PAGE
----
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2019 International Association for Conflict Management Conference

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Fake-News Headlines Seem Less Unethical When Previously Encountered

When a fake-news article “goes viral,” a person may encounter it multiple times. Three experiments (two pre-registered; N = 1,685) suggest that people will perceive a fake news story as less unethical to spread if they have encountered the same story before, even if they recognize it as false. Participants rated a series of headlines, correctly labelled as inaccurate, a random subset of which they had been shown earlier in the experiment. The headlines seen earlier were rated as less unethical to publish than the headlines seen for the first time – and the more unethical participants found the headlines, the more inclined they were to promote them on social media. These effects were somewhat smaller when participants were induced to think deliberatively (vs. intuitively) about the headlines’ ethicality, suggesting that repeating misinformation softens moral judgments by affecting intuitions. We discuss implications of these findings for understanding and combatting misinformation.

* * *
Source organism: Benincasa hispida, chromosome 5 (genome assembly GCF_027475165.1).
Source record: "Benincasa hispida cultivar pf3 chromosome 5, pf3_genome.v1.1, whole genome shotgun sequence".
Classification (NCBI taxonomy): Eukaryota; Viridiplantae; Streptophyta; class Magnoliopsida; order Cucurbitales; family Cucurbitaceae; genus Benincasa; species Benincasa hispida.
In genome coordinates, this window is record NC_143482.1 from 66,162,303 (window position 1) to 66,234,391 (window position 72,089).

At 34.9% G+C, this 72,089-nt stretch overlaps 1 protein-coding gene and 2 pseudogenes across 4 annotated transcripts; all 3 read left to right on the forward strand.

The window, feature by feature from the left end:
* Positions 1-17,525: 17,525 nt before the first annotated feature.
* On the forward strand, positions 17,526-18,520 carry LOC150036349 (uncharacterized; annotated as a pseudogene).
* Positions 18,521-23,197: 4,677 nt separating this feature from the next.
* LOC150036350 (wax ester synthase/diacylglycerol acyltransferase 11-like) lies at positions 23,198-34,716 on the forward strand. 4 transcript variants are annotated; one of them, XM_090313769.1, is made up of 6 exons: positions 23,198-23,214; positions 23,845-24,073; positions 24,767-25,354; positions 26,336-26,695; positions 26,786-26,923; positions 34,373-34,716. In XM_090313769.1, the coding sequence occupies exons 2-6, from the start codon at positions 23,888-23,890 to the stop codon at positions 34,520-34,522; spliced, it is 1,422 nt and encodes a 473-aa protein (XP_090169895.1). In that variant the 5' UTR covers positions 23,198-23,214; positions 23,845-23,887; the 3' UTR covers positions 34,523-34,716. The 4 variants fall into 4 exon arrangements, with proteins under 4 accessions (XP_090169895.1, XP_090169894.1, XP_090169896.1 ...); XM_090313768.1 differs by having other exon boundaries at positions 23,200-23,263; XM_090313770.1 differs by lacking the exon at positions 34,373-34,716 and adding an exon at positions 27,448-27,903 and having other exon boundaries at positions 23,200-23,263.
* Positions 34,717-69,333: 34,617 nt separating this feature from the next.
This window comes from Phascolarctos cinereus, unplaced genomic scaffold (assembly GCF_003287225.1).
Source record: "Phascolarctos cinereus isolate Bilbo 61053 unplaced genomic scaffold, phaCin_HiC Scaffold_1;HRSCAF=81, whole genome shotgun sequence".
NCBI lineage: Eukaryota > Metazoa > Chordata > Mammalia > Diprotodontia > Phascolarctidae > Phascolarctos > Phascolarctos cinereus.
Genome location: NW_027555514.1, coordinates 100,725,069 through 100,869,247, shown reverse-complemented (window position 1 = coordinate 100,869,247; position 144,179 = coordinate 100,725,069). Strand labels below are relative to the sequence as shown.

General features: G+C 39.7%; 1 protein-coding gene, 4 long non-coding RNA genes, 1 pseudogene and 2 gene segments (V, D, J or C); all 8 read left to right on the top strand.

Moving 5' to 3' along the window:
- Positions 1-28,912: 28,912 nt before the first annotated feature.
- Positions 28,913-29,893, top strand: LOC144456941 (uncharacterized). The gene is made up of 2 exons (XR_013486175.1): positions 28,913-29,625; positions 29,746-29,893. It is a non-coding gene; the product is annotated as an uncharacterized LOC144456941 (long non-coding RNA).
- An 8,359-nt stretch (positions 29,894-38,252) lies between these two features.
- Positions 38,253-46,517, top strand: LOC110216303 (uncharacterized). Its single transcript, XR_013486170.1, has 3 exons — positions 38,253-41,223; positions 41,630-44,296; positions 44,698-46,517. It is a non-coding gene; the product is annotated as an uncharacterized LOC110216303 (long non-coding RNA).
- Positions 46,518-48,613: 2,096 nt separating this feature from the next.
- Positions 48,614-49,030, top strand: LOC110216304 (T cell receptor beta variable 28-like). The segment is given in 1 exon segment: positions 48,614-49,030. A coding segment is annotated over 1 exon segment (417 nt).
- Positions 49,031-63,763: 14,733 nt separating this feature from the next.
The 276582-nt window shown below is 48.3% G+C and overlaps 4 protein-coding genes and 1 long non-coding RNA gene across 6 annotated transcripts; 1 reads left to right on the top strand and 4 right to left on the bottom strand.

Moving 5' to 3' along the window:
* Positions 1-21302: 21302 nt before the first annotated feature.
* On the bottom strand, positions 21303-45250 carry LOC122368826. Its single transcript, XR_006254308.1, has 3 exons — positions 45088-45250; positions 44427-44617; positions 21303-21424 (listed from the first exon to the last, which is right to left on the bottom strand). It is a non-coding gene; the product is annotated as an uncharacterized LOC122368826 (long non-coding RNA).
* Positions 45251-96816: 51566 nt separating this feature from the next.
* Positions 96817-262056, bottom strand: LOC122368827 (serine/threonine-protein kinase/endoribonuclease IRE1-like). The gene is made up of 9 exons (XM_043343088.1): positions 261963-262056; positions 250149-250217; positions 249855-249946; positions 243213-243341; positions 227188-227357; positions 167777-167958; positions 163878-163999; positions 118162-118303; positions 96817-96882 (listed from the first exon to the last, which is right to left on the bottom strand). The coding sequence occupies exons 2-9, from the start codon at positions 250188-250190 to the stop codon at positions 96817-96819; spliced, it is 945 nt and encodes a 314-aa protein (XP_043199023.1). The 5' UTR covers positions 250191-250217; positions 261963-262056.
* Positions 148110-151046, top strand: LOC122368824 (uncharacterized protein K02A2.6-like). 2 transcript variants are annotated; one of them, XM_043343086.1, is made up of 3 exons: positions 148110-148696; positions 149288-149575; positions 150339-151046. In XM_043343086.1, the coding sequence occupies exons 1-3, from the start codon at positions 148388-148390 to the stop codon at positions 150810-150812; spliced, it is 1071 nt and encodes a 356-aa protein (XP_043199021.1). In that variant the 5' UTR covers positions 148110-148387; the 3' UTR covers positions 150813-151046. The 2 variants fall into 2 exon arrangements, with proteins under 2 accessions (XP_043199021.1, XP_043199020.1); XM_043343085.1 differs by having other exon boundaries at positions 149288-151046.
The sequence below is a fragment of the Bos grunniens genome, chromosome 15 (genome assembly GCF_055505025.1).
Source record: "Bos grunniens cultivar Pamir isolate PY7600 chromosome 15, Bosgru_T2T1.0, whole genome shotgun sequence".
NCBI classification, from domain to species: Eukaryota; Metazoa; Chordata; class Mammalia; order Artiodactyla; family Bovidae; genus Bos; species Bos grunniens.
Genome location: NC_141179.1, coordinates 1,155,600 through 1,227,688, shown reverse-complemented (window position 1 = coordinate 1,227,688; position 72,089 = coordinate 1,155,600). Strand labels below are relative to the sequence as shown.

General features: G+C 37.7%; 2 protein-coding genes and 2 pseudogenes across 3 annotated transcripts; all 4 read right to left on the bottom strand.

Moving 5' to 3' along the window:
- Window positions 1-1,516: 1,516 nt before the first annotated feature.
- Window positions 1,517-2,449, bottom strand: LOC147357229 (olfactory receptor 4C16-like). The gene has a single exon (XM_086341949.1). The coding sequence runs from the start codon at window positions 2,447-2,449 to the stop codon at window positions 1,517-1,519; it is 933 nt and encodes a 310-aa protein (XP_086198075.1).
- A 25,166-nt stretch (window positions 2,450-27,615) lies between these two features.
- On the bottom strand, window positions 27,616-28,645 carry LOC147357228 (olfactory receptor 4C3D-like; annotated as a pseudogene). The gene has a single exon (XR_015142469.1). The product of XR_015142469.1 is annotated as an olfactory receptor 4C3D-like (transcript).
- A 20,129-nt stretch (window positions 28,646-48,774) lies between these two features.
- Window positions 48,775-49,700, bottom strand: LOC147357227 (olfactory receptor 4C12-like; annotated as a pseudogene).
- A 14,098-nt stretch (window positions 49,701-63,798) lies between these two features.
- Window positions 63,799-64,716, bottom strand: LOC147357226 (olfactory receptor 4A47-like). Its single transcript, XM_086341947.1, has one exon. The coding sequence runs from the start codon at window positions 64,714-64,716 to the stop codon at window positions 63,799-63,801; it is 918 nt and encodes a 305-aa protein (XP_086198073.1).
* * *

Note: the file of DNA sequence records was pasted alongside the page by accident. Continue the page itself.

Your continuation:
Daniel A. Effron
London Business School
United Kingdom

Medha Raj
University of Southern California
United States

 


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